Dan Olson: Going back to this notion that we are one nation, many would say under god, are you, people you know, feeling more a part of the nation because of your beliefs, or more separate from the nation because of your moral or religious beliefs, Rabbi Allen?
Rabbi Morris Allen: I value being raised in a tradition that is sensitive to those on the margin because I think that is what is part of the story of the Jewish people is. It is not accidental that the Hebrew scriptures repeats more times than any to remember the experience of the stranger, the heart of the stranger because we were once strangers. It is that sentence that is repeated more often in Hebrew scriptures in the five books of Moses than any other explanation for why we do something. That reminds us that those on the margins of society are our first concern.
Dan Olson: Holly, are you making peace with those who voted for another candidate, and are you still invested in the future of this country?
Holly Brod Farber: I actually feel great about the process. I for the first time was an election, and I watched democracy in action for my eight hour shift starting at 6 a. M. And it was just beautiful in motion, and also feeling in some sense because I'm Jewish and know what it feels like to be on the margins the slight sense of that empowerment of being a voice that is not the dominant voice but still being able to speak, and for that I say god bless America.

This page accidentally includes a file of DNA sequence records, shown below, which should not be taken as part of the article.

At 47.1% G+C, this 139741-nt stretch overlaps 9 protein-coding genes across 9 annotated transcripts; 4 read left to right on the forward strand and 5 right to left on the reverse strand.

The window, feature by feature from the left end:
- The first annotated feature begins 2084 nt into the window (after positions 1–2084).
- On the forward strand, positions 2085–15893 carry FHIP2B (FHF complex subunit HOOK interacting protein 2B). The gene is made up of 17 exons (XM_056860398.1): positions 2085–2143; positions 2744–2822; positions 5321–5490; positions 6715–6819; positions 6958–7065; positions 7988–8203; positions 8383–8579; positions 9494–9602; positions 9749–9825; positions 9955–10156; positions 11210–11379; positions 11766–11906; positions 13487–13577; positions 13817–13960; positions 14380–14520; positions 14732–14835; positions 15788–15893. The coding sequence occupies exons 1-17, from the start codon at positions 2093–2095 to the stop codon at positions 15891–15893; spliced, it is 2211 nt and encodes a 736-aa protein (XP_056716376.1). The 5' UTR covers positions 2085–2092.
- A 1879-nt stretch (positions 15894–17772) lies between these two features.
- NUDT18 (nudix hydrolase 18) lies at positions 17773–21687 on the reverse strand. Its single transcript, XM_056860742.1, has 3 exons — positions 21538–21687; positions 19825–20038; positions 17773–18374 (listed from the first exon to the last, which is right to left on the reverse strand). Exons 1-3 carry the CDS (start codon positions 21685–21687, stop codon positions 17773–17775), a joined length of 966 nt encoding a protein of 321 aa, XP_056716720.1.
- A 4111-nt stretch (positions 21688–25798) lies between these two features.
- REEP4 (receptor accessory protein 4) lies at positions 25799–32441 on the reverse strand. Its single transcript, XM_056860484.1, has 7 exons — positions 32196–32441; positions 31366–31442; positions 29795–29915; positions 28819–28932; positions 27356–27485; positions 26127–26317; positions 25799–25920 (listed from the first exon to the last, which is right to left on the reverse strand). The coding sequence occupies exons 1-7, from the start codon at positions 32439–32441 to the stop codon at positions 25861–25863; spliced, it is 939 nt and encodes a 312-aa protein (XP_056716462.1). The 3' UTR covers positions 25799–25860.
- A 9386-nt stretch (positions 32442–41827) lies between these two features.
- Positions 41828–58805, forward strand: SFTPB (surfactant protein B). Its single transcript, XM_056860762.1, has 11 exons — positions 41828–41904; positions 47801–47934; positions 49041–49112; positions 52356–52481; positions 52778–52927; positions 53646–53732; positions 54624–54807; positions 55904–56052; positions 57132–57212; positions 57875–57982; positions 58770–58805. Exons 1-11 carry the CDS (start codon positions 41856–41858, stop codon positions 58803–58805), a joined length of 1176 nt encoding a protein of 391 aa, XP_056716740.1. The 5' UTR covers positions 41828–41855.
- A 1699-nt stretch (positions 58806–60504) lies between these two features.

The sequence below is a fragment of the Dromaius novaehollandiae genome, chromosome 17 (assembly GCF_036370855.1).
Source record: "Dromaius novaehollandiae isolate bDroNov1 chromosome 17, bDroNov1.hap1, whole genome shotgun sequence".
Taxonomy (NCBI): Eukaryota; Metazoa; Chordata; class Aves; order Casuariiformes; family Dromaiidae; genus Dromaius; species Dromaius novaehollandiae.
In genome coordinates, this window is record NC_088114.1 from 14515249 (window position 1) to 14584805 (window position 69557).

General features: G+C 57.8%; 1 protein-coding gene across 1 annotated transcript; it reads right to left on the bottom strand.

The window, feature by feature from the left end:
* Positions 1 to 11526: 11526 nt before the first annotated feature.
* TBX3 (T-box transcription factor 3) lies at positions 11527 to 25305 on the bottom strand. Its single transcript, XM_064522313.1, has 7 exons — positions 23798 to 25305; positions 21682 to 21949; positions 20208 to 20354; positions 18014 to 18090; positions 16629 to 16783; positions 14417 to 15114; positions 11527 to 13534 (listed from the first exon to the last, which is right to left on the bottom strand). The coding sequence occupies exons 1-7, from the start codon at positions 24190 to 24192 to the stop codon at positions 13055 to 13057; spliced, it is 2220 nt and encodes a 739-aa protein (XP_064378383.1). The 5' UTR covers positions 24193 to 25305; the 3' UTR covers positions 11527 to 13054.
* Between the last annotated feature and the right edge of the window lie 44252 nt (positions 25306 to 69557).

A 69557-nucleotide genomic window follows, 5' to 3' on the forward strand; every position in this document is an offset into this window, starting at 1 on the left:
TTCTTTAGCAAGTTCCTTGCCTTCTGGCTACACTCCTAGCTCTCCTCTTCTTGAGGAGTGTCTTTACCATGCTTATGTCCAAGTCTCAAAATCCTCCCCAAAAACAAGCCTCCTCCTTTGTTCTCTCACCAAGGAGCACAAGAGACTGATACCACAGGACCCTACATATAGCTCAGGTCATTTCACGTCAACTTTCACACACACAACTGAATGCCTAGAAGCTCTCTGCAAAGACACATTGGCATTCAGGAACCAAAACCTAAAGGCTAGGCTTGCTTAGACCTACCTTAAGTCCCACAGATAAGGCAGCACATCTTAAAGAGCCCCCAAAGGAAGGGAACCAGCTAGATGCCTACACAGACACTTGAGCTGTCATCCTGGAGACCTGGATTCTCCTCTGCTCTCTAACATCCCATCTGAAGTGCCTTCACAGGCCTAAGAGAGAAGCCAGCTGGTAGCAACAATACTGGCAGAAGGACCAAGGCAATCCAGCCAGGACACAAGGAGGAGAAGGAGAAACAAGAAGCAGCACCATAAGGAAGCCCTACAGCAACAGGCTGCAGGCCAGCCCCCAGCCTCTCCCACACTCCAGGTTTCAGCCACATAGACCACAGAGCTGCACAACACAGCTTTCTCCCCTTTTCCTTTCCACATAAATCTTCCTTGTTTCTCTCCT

Dan Olson: Gila is the country headed in the right direction, are you confident, do you feel good about things?
Gila Drazen: I'm quite honestly worried. I worry that social security is going to run out before my generation retires. I worry that children that people my age have are not going to get a good education. I worry about a lot of things. And that includes the future of religious tolerance in this country, that includes morality in this country. I'm just worried.
Dan Olson: Earl Schwartz, does worry play a big role in your outlook for the country?
Earl Schwartz: I certainly share Gila's concerns in the short run, but I'm comforted to some extent by (Alexis de) Tocqueville's observation that if you're looking for a justification for democracy in the immediate outcomes of elections you will forever be disappointed. The power of democracy is in how it changes the people who participated, as Holly was saying a little earlier. In that respect to the extent that we can maintain a democracy we can be proud of we are heirs of a great and noble tradition.
|© 2013 Minnesota Public Radio. May be reproduced for educational use.|